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How the Financial Crisis Affects Pensions and Insurance and Why the Impacts Matter

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Author Info

  • Ian Tower
  • Gregorio Impavido

Abstract

This paper discusses the key sources of vulnerabilities for pension plans and insurance companies in light of the global financial crisis of 2008. It also discusses how these institutional investors transit shocks to the rest of the financial sector and economy. The crisis has re-ignited the policy debate on key issues such as: 1) the need for countercyclical funding and solvency rules; 2) the tradeoffs implied in marked based valuation rules; 3) the need to protect contributors towards retirement from excessive market volatility; 4) the need to strengthen group supervision for large complex financial institutions including insurance and pensions; and 5) the need to revisit the resolution and crisis management framework for insurance and pensions.

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Bibliographic Info

Paper provided by International Monetary Fund in its series IMF Working Papers with number 09/151.

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Length: 56
Date of creation: 01 Jul 2009
Date of revision:
Handle: RePEc:imf:imfwpa:09/151

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Related research

Keywords: Asset management; External shocks; Financial institutions; Financial risk; Insurance regulations; Insurance supervision; Latin America; OECD; Private investment;

This paper has been announced in the following NEP Reports:

References

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  1. Fiona Stewart, 2007. "Benefit Security Pension Fund Guarantee Schemes," OECD Working Papers on Insurance and Private Pensions 5, OECD Publishing.
  2. Holzmann, Robert & Palacios, Robert & Zviniene, Asta, 2004. "Implicit pension debt: issues, measurement and scope in international perspective," Social Protection Discussion Papers 30153, The World Bank.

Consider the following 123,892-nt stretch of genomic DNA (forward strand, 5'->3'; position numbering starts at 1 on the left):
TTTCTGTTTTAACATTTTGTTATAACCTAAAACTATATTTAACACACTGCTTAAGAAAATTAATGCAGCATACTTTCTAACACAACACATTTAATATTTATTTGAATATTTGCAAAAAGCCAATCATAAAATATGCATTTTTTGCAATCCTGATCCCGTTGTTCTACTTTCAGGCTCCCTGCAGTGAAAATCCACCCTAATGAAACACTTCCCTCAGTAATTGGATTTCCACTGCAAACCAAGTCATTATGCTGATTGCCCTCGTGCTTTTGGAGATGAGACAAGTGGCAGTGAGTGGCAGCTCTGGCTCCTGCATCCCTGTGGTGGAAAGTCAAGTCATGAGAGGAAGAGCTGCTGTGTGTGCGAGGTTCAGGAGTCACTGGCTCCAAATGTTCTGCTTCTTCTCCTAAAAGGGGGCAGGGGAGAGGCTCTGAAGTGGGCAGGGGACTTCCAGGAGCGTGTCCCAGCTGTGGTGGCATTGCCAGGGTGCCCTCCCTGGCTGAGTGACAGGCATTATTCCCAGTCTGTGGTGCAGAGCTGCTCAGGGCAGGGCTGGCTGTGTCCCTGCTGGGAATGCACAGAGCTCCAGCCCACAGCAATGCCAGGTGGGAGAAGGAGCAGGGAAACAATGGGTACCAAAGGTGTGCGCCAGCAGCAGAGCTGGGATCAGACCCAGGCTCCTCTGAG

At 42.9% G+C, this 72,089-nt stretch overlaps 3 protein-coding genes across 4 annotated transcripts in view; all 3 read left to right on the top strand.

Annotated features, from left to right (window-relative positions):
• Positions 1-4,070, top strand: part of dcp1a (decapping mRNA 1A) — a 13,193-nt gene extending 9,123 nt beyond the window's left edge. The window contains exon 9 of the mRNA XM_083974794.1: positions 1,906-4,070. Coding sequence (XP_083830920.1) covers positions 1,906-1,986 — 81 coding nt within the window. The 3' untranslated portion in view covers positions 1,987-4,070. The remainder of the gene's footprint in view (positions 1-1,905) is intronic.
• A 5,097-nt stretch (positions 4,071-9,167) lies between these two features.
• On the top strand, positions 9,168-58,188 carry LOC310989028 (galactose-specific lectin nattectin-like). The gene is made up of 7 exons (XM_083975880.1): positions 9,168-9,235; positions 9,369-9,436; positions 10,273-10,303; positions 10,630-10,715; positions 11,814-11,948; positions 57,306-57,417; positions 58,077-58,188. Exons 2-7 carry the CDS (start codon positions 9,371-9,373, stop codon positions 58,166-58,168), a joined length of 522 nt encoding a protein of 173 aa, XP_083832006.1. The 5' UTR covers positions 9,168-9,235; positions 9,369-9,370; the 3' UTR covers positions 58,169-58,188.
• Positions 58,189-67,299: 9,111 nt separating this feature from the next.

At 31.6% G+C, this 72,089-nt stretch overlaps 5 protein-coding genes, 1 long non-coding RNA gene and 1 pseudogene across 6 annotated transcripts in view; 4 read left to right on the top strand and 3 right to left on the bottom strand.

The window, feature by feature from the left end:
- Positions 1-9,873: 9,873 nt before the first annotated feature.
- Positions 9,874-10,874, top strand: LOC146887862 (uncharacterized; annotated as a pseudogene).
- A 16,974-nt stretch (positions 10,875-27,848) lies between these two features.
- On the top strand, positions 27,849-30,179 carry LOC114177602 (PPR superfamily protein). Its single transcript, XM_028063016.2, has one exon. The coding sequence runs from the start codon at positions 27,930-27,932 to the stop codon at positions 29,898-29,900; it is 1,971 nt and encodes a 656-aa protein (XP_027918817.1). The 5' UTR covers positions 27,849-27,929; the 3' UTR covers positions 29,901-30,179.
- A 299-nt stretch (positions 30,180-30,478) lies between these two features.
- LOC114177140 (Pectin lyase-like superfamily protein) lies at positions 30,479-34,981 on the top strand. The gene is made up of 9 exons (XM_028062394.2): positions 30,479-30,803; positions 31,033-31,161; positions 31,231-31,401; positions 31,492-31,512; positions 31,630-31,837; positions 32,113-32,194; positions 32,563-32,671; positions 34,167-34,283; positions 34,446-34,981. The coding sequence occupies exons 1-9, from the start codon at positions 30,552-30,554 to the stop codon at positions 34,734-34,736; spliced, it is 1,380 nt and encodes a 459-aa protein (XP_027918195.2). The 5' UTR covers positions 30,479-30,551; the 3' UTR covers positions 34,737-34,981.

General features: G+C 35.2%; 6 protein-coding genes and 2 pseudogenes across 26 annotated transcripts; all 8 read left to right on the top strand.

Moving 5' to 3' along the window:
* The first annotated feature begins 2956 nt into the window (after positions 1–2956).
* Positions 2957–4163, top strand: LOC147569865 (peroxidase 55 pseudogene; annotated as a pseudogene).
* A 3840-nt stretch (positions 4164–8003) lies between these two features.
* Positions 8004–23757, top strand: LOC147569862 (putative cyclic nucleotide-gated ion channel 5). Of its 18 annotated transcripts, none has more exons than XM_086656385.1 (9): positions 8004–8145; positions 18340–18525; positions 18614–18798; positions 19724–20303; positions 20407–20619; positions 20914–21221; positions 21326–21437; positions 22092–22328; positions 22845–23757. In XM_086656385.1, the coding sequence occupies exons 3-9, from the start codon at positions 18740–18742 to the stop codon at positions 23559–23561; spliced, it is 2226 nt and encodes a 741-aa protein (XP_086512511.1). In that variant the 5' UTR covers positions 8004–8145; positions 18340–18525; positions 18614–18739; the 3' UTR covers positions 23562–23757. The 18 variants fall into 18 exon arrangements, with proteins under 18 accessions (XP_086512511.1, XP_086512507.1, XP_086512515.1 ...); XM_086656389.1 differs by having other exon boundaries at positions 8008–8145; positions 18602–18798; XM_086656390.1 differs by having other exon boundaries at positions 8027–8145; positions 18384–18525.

3. Colin Pugh & Juan Yermo, 2008. "Funding Regulations and Risk Sharing," OECD Working Papers on Insurance and Private Pensions 17, OECD Publishing.
  4. Gregorio Impavido, 2008. "Efficiency and Performance of Bulgarian Private Pensions," IMF Working Papers 08/268, International Monetary Fund.
  5. Impavido, Gregorio & Thorburn, Craig & Wadsworth, Mike, 2004. "A conceptual framework for retirement products : Risk sharing arrangements between providers and retirees," Policy Research Working Paper Series 3208, The World Bank.
  6. Jeannine Bailliu & Helmut Reisen, 1998. "Do funded pensions contribute to higher aggregate savings? A cross-country analysis," Review of World Economics (Weltwirtschaftliches Archiv), Springer, vol. 134(4), pages 692-711, December.
  7. Lindbeck, Assar & Persson, Mats, 2002. "The Gains from Pension Reform," Working Paper Series 580, Research Institute of Industrial Economics.
  8. Klaus Neusser & Maurice Kugler, 1998. "Manufacturing Growth And Financial Development: Evidence From Oecd Countries," The Review of Economics and Statistics, MIT Press, vol. 80(4), pages 638-646, November.
  9. Juan Yermo, 2007. "Reforming the Valuation and Funding of Pension Promises: Are Occupational Pension Plans Safer?," OECD Working Papers on Insurance and Private Pensions 13, OECD Publishing.
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Citations

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Cited by:
  1. Michael G Papaioannou & Joonkyu Park & Jukka Pihlman & Han van der Hoorn, 2013. "Procyclical Behavior of Institutional Investors During the Recent Financial Crisis: Causes, Impacts, and Challenges," IMF Working Papers 13/193, International Monetary Fund.
  2. Edgardo Cayon & Susan Thorp, 2013. "Financial Autarchy as Contagion Prevention: The Case of Colombian Pension Funds," Research Paper Series 323, Quantitative Finance Research Centre, University of Technology, Sydney.
  3. Korherr, Raimund & Ebner, Gernot & Bianchi, Teresa & Ubl, Eva, 2011. "The Austrian Insurance Industry in CESEE: Risks and Opportunities from a Financial Stability Point of View," Financial Stability Report, Oesterreichische Nationalbank (Austrian Central Bank), issue 22.

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